A scene from director Sean Penn’s thriller, ‘Flag Day.’

Flag Day

United Artists

Reviewed for Shockya.com by Abe Friedtanzer

Director: Sean Penn

Writer: Jez Butterworth and Jennifer Vogel

Cast: Dylan Penn, Sean Penn, Katheryn Winnick, Josh Brolin, Dale Dickey, Leo Norbert Butz

Screened at: Harmony Gold Preview House, LA, 8/16/21

Opens: August 20th, 2021

Fathers and daughters can have all sorts of relationships. Old-fashioned norms might dictate that a father loves his daughter but connects with her on a different level than a typical son, who could more easily share some of his manly passions and follow in the family business or trade. Very generally speaking, fathers don’t always have the best track record, and may continually disappoint their children, even as that next generation holds out hope for a more consistent and enduring link. Flag Day tells the story of a young woman molded by her father’s influence and just as shaped by his absence as by his presence.

Jennifer Vogel grows up with her younger brother Nick being shuttled between the equally unstable homes of her mother Patty (Katheryn Winninck) and father John (Sean Penn). While her mother battles depression and other ailments, her father represents a wondrous escape and sense of adventure. What he does is never quite clear, but he’s always on the cusp of some new invention or scheme, many of which get him into trouble with local enforcers or the law. When an older Jennifer (Dylan Penn) decides to leave the home her mother shares with her latest troublesome partner (Norbert Leo Butz), she begins to see through an adult lens who her father really is, paving the way for her to pursue a journalism career while trying to understand how her father operates.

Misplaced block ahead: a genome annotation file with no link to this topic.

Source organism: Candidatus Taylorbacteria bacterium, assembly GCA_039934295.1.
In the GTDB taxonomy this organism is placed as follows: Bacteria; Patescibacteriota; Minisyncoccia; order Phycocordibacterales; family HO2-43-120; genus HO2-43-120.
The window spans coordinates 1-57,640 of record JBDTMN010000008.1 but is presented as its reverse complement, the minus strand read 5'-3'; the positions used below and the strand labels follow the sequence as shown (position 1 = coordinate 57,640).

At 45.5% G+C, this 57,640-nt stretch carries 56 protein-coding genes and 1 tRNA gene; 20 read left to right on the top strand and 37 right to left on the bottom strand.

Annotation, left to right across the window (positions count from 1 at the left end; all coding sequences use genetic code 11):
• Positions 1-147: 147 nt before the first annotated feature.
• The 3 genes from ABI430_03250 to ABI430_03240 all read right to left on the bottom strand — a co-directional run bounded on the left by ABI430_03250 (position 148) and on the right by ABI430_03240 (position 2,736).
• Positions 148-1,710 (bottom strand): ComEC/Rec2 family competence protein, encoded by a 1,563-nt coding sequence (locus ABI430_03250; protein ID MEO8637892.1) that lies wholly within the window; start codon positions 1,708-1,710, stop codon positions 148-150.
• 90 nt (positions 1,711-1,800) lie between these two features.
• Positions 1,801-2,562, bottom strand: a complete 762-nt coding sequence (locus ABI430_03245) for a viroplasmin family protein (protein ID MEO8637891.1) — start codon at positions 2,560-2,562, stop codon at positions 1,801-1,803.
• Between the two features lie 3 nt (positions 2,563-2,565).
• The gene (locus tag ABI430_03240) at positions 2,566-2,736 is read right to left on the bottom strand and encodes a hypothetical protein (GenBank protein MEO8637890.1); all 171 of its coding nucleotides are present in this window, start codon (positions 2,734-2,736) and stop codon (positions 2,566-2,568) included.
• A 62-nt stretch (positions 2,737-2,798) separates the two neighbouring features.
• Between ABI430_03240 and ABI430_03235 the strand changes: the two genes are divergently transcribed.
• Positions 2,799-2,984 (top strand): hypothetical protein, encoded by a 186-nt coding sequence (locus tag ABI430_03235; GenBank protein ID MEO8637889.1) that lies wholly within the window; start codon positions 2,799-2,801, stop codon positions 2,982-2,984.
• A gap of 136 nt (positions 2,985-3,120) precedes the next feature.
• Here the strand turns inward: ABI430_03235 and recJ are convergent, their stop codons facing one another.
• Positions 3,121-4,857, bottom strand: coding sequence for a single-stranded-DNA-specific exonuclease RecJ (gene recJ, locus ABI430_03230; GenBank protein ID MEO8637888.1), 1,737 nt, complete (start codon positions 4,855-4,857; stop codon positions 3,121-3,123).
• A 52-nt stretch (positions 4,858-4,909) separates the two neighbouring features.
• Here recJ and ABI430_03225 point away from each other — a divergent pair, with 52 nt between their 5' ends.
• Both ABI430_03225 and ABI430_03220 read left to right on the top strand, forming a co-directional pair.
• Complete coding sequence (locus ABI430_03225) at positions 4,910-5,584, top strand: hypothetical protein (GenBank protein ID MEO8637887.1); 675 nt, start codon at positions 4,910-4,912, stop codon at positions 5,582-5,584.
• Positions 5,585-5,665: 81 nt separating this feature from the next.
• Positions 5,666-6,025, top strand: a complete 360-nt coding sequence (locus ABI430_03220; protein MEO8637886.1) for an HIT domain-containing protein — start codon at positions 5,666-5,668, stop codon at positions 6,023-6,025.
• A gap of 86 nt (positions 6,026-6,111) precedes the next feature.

This film is based on the true story of the real Jennifer Vogel, as documented in her book Flim-Flam Man: The True Story of My Father’s Counterfeit Life. It paints John as an enigmatic figure, someone who is always up to something, and the more excited he was about a particular venture, the likelier it was that it would be headed for ruin. He goes through many phases throughout the film, as does his daughter, as they struggle to adapt to the world’s expectations of them while remaining true to who they are.

This cinematic effort is notable because it finds a real-life father and daughter portraying these characters, though Sean, who also directs, noted at a Q & A for the film that it was never supposed to be that way, but a previous actor’s need to drop out of the project one month before filming resulted in him deciding to take on the role. What results is a fascinating opportunity to see these two interact in a stunningly genuine way, one that, as Sean joked, represents the complex relationship the two of them have that stems from their history and his time in the limelight.

Fortunately, both Penns are skilled actors, and they do extremely well on screen together. While Sean has not had a high-profile leading role in a number of years, this is a perfect use of his talents, and he responds well to a part he didn’t plan to play. Dylan is a discovery, someone who responds emphatically to the challenges of portraying Jennifer through many phases of her life and emotional tangents. Winnick also performs strongly, but it’s somewhat surprising to see two excellent actors, Regina King and Eddie Marsan, relegated to essentially one-scene roles which don’t give them all that much to do.

This film exists because the contents of Jennifer’s book and her story spoke to Sean, and while it does indeed portray a version of her experiences, there’s nothing exceptionally individualistic about this particular tale. John Vogel did exist, but there are also many like him, and so this film is most valuable as a well-acted exploration of family and expectations, and the weight put on the truth that doesn’t always translate to reality.

107 minutes

Story – B

Acting – B+

Technical – B+

Overall – B

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